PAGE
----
My boy has never been a strong puller but, when we switched him to a harness due to his back pain, he realised that he had more control and started to lose a lot of his nice leash manners. At the recommendation of a friend, we ended up using a coupler and attaching it to his harness and a martingale. With this combo, he learned that the harness was not free reign to pull out in front. Since he had nice manners before the harness, it only took a week or so for him to return to an easy, well behaved walk.

 

Personally, I prefer a good harness. I feel it's easier on their neck, looks adorable (this might just be me, admittedly), and offers a good incentive to work on your dog's leash manners. :)

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I sort of see what you guys are talking about. But the beauty of the WWW harness is the front-clip! If the dog starts pulling, it forces him to spin around to face you. It also has a regular clip above the shoulders, but the front clip works really well for serious pullers.

 

Also, Giselle, I do agree with you 100%. Harnesses are just tools. The only way to truly eradicate the problem of hyper-arousal and pulling is to routinely practice heeling and calming exercises. OP, you can do this by reward the dog for being in the heel position. When he tries to pull, either stop or change directions. Though, I do think the harness does give more control while you're working on the training. In Truman's case, we started his first few class sessions with the harness on and leash clipped to the front... then the next few were harness still on but clipped at the shoulders... then harness on, but leash clipped on the martingale... then the final classes were no harness, only martingale. That seemed to work pretty well.

Edited by a_daerr
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I love harnesses, but I don't have a dog that pulls a lot and we do a lot of hiking using very long leashes.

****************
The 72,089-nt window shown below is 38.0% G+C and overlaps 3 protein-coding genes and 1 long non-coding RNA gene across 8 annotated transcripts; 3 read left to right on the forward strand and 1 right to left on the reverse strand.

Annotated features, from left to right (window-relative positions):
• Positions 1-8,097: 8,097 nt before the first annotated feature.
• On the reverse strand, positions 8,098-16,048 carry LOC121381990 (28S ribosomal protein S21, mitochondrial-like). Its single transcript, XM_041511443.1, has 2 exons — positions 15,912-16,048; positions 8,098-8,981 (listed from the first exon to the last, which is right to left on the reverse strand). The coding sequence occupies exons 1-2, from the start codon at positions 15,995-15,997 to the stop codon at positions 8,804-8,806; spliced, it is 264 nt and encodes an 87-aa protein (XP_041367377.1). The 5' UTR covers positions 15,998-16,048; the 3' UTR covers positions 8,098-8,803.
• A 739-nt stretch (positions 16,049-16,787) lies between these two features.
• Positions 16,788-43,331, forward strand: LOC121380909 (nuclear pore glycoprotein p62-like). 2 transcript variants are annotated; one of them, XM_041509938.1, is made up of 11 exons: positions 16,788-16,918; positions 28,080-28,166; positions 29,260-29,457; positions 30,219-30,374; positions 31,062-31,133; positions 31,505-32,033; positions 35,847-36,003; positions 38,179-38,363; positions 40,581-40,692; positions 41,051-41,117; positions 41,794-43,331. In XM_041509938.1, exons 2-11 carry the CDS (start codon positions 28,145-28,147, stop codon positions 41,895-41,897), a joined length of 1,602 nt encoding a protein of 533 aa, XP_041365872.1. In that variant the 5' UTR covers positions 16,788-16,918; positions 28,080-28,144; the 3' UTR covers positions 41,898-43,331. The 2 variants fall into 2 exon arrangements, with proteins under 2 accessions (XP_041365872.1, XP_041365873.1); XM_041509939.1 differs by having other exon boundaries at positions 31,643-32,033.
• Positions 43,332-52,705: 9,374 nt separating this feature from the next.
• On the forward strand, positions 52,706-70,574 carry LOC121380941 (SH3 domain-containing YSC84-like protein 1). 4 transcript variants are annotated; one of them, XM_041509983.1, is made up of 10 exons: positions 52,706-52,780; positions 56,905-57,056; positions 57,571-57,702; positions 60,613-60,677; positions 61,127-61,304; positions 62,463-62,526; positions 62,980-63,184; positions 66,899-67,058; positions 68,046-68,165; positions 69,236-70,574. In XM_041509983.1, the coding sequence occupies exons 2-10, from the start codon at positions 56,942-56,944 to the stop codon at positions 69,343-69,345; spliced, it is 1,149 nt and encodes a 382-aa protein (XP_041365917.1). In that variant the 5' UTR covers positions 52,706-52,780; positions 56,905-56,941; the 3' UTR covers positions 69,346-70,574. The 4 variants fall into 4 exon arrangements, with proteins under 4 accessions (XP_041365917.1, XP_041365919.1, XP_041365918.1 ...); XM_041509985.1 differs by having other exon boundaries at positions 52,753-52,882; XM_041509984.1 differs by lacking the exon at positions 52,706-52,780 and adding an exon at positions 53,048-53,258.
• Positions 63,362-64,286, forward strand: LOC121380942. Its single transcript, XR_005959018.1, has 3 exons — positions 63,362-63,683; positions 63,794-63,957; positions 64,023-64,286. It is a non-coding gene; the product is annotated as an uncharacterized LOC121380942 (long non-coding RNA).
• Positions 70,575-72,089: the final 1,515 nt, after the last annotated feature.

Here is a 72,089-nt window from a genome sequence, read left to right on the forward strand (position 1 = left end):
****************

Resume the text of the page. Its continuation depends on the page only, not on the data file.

In terms of pulling, I have found a very successful method using a harness and leash (I think I got it off of this board). The leash is attached to the harness on the dog's back, but if you pull it down and cross the leash in front of the chest and then hold it on the other side I have found it stops pulling better than any collar, and it causes no choking or discomfort. If my description is unclear I can take a pic :P

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thanks for all your replies!!

I will try a WWW harness on Otis, He does not have pulling issues and walks good, it's really only when he gets exited when meeting other dogs (he really want s to play with everyone, sily boy). ;)

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Our first greyhound, Tuffy: You will always be there with us my angel!
Tuffy greyhound-data
Otis greyhound-data Abbey greyhound-data
"When you open your minds to the impossible, sometimes you find the truth." W.Bishop

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I agree that they all (collars, leashes, harnesses) are just tools. Some tools will work better on some dogs that others.

 

I think it is interesting that some people have said that they think a harness is less effective on pullers. I had a Boston Terrier who pulled like a Mack truck, and with that thick neck, a collar might as well have been a limp noodle for all the difference it made to him :lol The harness was so much better for him. Hijack over :blush

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:nod Like I said, my little guys would pull until they choked themselves out on martingales but have never even TRIED with the WWW harnesses. They walk nicely at my side.

Kristin in Moline, IL USA with Ozzie (MRL Crusin Clem), Clarice (Clarice McBones), Latte and Sage the IGs, and the kitties: Violet and Rose
Lovingly Remembered: Sutra (Fliowa Sutra) 12/02/97-10/12/10, Pinky (Pick Me) 04/20/03-11/19/12, Fritz (Fritz Fire) 02/05/01 - 05/20/13, Ace (Fantastic Ace) 02/05/01 - 07/05/13, and Carrie (Takin the Crumbs) 05/08/99 - 09/04/13.

A cure for cancer can't come soon enough.--

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We use a harness with Mabel. She's very petite, and I always worry about her backing out of her martingale because of how skinny her neck is. She is not a puller particularly.

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Karen with Mabel (Googly Spin b 1/06- ), Fidel (galgo b c2013), and bridge kids Dublin (J's Texmex 1996-12/31/01), Daisy (Assurance 8/8/95-9/26/07), and Bubba (Kelsos Irony b 5/99-8/19/10)

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i generally will use a harness on an injured dog, older dog, dog w/ neck issues(maybe a spooky dog) and that's about it. i find a good fitting collar- not too wide and instructions from a certified trainer who has common sense and experience to be the best way to handle a dog who pulls. i did have a www (martingale style harness) which i used for a short time. felix was chaffed by the lining. he has a thin coat and collars or anything else w/ velvet just rubs his coat off.

 

there are lots of training tools, including leashes that are easy to handle(my preference is leather or biothane-5.8" for a big boy). a good leash is an excellent starting point. i personally HATE nylon leads and find they often hinder one's ability to give corrections.